No one in Kosovo talks about the murder and disappearances of Serb and Roma civilians and of alleged Albanian traitors in 1998 and after the international forces arrived.

Everybody knows that on the very day the Serbian police and the army pulled out of Kosovo and international forces, KFOR, entered, the hunt began for those Serbs who remained behind.

But nobody is prepared to talk about it. The remaining Serbs were seen as war criminals. It was easy to arrest and accuse them of genocide, or of war crimes. Every Serb murder was justified by the explanation that the victim was a paramilitary, guilty of genocide. Serbs under arrest were convicted before their trials started.

When UNMIK nominated its international judges, many Albanians naturally expected them to sentence every accused Serb on behalf of the murders committed by the Serb forces.

Trouble began when the international prosecutors started changing the indictments of the local Albanian prosecutors, as they did with Milos Jokic. Charged with genocide by local prosecutors, he was released by international judges.

When Sava Matic, another Kosovo Serb, was acquitted, Albanians protested outside the court in Prizren. They saw the freeing of a Serb as a denial of the fact that crimes had even taken place, not as a judicial decision relating solely to whether this man was guilty or not.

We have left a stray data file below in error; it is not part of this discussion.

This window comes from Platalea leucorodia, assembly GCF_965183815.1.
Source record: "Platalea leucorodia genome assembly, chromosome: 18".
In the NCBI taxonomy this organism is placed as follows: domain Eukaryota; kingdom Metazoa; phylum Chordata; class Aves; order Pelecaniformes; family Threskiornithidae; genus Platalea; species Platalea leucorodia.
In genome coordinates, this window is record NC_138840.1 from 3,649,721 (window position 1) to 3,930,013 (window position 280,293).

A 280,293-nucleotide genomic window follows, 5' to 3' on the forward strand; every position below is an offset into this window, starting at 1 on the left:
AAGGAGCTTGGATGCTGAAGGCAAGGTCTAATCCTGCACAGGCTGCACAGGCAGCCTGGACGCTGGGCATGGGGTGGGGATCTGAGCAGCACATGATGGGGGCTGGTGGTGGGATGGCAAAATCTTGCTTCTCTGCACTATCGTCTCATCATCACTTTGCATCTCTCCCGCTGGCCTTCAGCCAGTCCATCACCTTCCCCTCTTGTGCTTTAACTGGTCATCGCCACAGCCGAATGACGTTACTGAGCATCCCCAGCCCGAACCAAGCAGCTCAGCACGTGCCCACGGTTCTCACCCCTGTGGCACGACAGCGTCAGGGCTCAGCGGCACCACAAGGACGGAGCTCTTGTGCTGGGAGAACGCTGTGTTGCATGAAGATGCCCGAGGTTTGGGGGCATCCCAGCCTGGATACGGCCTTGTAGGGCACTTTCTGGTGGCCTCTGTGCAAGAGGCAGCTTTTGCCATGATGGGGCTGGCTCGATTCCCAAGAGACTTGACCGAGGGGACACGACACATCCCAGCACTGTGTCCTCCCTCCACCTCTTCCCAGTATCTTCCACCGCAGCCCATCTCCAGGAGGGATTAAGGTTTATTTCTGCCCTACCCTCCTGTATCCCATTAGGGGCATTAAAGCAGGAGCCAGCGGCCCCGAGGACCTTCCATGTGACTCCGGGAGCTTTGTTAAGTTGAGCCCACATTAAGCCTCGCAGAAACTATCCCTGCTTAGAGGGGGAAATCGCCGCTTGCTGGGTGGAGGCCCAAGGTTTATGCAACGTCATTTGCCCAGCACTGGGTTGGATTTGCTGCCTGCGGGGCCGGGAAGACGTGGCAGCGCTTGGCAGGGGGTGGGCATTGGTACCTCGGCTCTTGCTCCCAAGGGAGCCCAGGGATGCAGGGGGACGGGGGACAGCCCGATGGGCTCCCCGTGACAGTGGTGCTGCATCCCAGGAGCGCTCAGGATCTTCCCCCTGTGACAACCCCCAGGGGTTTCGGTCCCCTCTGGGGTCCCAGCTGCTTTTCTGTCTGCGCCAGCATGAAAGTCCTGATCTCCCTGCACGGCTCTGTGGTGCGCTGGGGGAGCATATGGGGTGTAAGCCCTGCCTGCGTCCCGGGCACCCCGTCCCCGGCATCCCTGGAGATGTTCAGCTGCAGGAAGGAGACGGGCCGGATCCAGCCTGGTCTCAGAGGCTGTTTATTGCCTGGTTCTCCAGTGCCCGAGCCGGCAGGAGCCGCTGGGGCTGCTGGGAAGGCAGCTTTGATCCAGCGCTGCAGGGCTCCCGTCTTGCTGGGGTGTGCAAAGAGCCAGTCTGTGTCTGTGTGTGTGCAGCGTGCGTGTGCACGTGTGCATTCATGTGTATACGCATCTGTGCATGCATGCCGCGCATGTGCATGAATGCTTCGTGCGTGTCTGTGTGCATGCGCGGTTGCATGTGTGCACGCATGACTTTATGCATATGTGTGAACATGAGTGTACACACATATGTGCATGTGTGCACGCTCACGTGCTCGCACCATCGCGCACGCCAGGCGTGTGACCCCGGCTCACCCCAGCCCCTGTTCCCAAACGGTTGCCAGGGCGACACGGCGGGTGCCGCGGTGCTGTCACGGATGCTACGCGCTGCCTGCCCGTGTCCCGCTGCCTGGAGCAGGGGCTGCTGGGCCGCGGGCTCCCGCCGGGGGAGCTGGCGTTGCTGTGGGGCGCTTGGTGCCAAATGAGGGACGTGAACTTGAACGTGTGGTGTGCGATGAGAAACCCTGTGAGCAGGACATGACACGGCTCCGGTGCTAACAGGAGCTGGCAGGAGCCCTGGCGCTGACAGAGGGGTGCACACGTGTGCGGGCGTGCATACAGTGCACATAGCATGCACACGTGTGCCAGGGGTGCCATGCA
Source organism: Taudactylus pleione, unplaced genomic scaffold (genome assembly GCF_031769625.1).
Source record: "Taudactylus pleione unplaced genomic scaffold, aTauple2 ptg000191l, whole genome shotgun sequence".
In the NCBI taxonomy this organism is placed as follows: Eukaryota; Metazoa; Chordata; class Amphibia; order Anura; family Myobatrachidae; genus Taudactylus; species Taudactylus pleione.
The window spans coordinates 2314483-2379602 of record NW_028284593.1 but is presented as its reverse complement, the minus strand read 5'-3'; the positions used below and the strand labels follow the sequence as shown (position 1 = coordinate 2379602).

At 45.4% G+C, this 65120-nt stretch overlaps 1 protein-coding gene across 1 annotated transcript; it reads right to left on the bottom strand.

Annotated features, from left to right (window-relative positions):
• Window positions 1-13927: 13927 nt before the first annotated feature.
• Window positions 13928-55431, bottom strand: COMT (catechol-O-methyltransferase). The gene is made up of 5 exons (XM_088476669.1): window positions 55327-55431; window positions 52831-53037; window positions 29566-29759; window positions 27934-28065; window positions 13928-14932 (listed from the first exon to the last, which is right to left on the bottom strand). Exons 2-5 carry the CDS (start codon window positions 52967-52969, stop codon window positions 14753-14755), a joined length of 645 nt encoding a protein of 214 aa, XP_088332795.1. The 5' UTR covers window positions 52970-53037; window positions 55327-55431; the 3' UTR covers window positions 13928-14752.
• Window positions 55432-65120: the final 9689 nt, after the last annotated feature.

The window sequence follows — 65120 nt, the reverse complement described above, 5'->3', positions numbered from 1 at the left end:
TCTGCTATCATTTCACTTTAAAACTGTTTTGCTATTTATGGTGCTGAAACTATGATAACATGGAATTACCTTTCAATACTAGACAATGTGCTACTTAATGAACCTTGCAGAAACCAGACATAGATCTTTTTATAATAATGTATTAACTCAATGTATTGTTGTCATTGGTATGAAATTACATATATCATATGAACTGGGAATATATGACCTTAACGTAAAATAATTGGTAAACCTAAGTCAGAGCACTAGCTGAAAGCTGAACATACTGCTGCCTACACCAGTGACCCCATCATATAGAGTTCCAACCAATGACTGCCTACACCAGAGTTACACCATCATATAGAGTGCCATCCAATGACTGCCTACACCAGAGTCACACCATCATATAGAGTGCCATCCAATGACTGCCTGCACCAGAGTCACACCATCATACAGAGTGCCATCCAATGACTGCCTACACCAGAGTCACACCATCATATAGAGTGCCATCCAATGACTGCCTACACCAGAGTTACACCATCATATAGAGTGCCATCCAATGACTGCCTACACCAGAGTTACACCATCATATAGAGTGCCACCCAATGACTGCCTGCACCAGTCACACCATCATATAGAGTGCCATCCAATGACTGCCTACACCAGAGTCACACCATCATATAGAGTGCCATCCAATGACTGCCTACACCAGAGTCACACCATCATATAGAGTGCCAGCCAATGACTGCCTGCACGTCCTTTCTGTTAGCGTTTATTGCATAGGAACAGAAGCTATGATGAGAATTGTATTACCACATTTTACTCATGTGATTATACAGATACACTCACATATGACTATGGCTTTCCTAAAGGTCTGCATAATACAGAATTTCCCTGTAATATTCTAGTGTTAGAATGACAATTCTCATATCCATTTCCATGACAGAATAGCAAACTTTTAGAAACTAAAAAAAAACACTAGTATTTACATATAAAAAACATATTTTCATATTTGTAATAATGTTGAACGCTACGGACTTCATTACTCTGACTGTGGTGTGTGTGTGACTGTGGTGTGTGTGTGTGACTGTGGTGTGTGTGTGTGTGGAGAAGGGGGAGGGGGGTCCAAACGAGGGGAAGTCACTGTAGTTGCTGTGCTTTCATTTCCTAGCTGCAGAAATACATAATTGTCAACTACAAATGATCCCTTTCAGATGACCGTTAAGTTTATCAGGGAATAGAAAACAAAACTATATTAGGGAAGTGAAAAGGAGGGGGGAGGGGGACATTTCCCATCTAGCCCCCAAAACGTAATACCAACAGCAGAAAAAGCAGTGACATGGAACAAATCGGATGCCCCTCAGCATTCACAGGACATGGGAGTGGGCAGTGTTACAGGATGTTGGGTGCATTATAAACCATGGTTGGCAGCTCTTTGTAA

Similarly, they perceive other acquittals of Serbs by international judges as failed justice, as another sign that the international community is not on their side.

At heart, there is a deeply-rooted belief that all Serbs are guilty of war crimes. This is why they feel an injustice every time one is freed by the courts, regardless of whether there is any evidence that he committed a crime.

Albanian antipathy towards the international judges presiding over the Lap group trial mirrors their belief that war crimes were committed only by Serbs, not by Albanians.

This is why no one in Kosovo recognised the trial as an important legal and moral lecture to Albanian society. Their sentencing, in fact, showed no one has the right to take the law into his own hands, not even former KLA men, such as Mustafa, Gashi, Mehmeti and Kadriu.

Their trial saw the first public mention of the crimes that everyone in Kosovo knows about but prefers not to talk about, either from fear of revenge or because they believe the KLA men were right to kill former Serb collaborators.

The guilty verdict of the international court under Judge Timothy Clayson has opened a window of opportunity for Kosovo Albanians to reconcile themselves to their recent past. Facing up to the past cannot be limited to seeking justice for crimes committed by Serbs.

Just as Serbian society must face up to the crimes committed by the Serbian police, army, paramilitary units and armed civilians, Albanian society must confront its own history. Their past was also marked by crimes, committed against Serbian and Roma civilians, as well as by murders and disappearances of Albanians accused of cooperation with the Serbs.

Reconciliation between nations only starts when they acknowledge their own responsibility, thus reinstating the human dignity of the victims of political and ethnic murders. That is the reason why the sentencing of the Lap group should be seen as a contribution to Kosovo Albanian society as it faces up to its own past, not as an obstacle to ethnic reconciliation.

Natasa Kandic is executive director of the Humanitarian Law Centre in Belgrade.

This is the second article in a series of pieces on the war crimes debate in Kosovo.